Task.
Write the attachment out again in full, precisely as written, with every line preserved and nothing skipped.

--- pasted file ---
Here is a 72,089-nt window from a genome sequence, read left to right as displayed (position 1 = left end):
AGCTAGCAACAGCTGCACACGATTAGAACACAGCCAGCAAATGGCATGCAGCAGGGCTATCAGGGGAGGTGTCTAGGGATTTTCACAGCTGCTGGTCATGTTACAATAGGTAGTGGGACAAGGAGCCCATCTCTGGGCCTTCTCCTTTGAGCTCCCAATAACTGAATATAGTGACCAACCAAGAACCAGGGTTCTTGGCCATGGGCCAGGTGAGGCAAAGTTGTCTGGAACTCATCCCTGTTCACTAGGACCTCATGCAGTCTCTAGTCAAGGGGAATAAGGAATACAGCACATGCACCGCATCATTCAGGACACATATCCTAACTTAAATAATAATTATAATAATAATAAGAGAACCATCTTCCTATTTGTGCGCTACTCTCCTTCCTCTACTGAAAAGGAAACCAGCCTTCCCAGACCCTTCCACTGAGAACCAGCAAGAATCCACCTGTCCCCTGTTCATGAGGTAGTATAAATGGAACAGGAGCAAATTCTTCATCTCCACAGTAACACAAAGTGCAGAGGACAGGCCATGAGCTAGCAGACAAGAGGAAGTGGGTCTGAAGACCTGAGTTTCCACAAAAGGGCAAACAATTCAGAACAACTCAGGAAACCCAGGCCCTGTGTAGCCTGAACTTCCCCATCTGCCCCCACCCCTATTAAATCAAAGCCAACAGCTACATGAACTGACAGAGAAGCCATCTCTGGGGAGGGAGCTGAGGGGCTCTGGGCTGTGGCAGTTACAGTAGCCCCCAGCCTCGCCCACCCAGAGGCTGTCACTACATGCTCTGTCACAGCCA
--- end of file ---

Here is a 72,089-nt window from a genome sequence, read left to right as displayed (position 1 = left end):
AGCTAGCAACAGCTGCACACGATTAGAACACAGCCAGCAAATGGCATGCAGCAGGGCTATCAGGGGAGGTGTCTAGGGATTTTCACAGCTGCTGGTCATGTTACAATAGGTAGTGGGACAAGGAGCCCATCTCTGGGCCTTCTCCTTTGAGCTCCCAATAACTGAATATAGTGACCAACCAAGAACCAGGGTTCTTGGCCATGGGCCAGGTGAGGCAAAGTTGTCTGGAACTCATCCCTGTTCACTAGGACCTCATGCAGTCTCTAGTCAAGGGGAATAAGGAATACAGCACATGCACCGCATCATTCAGGACACATATCCTAACTTAAATAATAATTATAATAATAATAAGAGAACCATCTTCCTATTTGTGCGCTACTCTCCTTCCTCTACTGAAAAGGAAACCAGCCTTCCCAGACCCTTCCACTGAGAACCAGCAAGAATCCACCTGTCCCCTGTTCATGAGGTAGTATAAATGGAACAGGAGCAAATTCTTCATCTCCACAGTAACACAAAGTGCAGAGGACAGGCCATGAGCTAGCAGACAAGAGGAAGTGGGTCTGAAGACCTGAGTTTCCACAAAAGGGCAAACAATTCAGAACAACTCAGGAAACCCAGGCCCTGTGTAGCCTGAACTTCCCCATCTGCCCCCACCCCTATTAAATCAAAGCCAACAGCTACATGAACTGACAGAGAAGCCATCTCTGGGGAGGGAGCTGAGGGGCTCTGGGCTGTGGCAGTTACAGTAGCCCCCAGCCTCGCCCACCCAGAGGCTGTCACTACATGCTCTGTCACAGCCA